This was, for me, the most disturbing comment of all. When challenged, Dillahunty had to admit that as he engages ‘the Hitler’ in a debate about genocide, he must, in principle, be open to persuasion concerning the ‘Final Solution’. Such a position is consistent with his atheism and a flat contradiction of ‘humanism’– or, indeed, any decent moral sense. One minute later I ask:

GS: If well-being, just very vaguely defined, is the metric that we are using, Hitler could say: “We’re so much better off without the disabled; we’re soaring at industry, our numbers are through the roof, our well-being is doing incredibly well, once we eliminate the sick, the weak, the handicapped”…is he right at that point?

MD: Well, that’s when you go through and you talk about what data you’re looking at to define well-being, because…

GS: What… ‘data’?

MD: Yeah.

Analysing the ‘data’ amounts, essentially, to running a cost/benefit analysis of the disabled. Dillahunty continued this line of thinking moments later as he spoke of how to reason with someone who is attempting to eliminate the disabled. He said: “You’ve got to go back and look at it and say: ‘What have you lost?’” At this point you would hope that the answer is: “You’ve lost them. You’ve lost those people themselves.” And you would hope to God – very literally! – that the humanity of those being eliminated is itself the decisive reason to halt the genocide. But that is not how Dillahunty’s reasoning runs. Having considered this genocide and having asked the question “what have you lost?”, he continues with his cost/benefit thinking…

MD: Is your society better, and are you just looking at short term? How do you know that you didn’t lose a cure for disease? How do you know that you’re not worse off because it has fundamentally changed your psyche? How do you know you’re not worse off because you’ve lost art?

At this point Brierley chimes in with the moment of the debate.

JB: But aren’t those people’s lives worth something even if they didn’t produce a cure for cancer or great works of art? Even if they just sat around and consumed all the resources that all the able-bodied people were producing?

MD: If somebody sat around and did nothing but consume, I don’t know how you could consider that as adding value. You have to point to something where they’re adding value to society.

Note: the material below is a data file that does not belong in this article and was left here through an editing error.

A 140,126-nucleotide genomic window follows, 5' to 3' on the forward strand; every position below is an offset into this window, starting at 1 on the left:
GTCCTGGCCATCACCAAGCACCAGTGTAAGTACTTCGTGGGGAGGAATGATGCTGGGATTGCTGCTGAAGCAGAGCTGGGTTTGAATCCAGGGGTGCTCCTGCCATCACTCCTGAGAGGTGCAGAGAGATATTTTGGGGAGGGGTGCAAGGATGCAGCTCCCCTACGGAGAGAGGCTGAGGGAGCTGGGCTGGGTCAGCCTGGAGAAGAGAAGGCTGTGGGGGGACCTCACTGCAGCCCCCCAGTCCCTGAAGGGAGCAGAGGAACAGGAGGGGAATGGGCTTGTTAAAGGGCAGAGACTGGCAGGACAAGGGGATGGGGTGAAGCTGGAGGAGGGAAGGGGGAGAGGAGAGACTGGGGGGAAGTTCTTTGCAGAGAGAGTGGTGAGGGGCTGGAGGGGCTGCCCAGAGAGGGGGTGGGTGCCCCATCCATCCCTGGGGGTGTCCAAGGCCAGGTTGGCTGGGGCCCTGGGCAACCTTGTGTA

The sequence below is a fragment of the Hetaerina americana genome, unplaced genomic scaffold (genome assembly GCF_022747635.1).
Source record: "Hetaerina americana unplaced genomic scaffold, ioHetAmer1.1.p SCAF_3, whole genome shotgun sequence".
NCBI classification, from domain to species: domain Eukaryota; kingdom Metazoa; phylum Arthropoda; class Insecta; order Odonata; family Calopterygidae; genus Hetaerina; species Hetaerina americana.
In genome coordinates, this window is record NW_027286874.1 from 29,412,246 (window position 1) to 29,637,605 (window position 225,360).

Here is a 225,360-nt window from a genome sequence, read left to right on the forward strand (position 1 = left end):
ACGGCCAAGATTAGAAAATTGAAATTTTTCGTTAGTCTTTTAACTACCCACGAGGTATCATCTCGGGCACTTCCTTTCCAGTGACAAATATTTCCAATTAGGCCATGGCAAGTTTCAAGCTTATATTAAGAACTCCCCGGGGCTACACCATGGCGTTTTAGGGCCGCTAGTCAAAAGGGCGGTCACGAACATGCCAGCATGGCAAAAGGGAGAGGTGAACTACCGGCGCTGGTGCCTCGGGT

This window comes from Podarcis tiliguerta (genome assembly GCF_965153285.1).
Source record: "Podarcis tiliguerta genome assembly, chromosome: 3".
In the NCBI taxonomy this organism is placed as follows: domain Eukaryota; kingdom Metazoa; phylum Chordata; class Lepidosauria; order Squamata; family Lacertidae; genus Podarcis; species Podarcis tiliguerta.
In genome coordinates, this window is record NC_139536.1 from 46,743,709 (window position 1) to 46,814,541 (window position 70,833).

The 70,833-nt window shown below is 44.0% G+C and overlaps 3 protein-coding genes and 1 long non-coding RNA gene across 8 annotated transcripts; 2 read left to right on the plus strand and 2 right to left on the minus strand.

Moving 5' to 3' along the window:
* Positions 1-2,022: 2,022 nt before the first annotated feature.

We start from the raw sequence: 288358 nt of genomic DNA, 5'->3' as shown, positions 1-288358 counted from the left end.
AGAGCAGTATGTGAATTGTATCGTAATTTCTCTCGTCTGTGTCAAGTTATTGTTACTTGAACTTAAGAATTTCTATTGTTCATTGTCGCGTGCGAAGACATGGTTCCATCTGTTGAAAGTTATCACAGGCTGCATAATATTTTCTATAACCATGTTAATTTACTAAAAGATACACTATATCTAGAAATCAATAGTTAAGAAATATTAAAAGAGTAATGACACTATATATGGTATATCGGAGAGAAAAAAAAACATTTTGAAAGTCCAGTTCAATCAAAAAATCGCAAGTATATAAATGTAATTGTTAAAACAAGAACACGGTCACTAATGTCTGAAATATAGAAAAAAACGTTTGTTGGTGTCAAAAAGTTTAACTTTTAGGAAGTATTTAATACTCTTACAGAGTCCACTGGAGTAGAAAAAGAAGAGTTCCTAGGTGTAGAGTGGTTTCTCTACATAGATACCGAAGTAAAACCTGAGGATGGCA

GS: So they have to achieve. They have to add value. But they don’t have value.

MD: Yeah. So, this is what I’m saying when I said that there’s no intrinsic value to it.

This is the chilling consequence of abandoning the biblical view that humans are made “in the image of God” (Genesis 1:27). That simple truth, declared from the first page of scripture, laid the foundation for the humanist concept of the intrinsic value of every human being. When we jettison it, we begin to value people for other things – their productivity, their physical features, their abilities. But in the absence of God, who gets to decide that? The strong, not the weak. Sadly, we’ve been here before in the 20th Century, and we know where it leads.


It’s Jesus or bust

I’ve been asked many times what my hopes have been for this debate. Honestly, I pray that people will listen and take to heart everything that Dillahunty says and all the reasons he says it. Do it for the sake of people like Heidi Crowter. With our Christian roots rejected, the fruits have already soured, hellishly so. I long for people to ‘taste the difference’ and renounce this flight from Christ.

Christians are used to saying things like: “It’s Jesus or the pit”, “It’s the cross or hell” and so on. It can sound like a narrow fundamentalism. Maybe you don’t even subscribe to such a binary outlook, theologically speaking. Well, look at it ethically: without the God of the cross – the God who became weak and despised for all weak and despised people –where do we end up? And look at it historically: without Christ and his scriptures, what prevents us from using and abusing the weak and letting the strong reign in terror? If you didn’t believe in the binary before, watch the whole conversation between myself and Dillahunty through to the end, and ask yourself: can we really hope to abandon Jesus and avoid this abyss?

May all who watch the debate have ears to hear (Matthew 11:15, ESV), and may we in the West flee such sinking sand to find refuge in Christ, our Rock.


Watch Glen Scrivener and Matt Dillahunty debate ‘Morality: Can atheism deliver a better world?’ at thebigconversation.show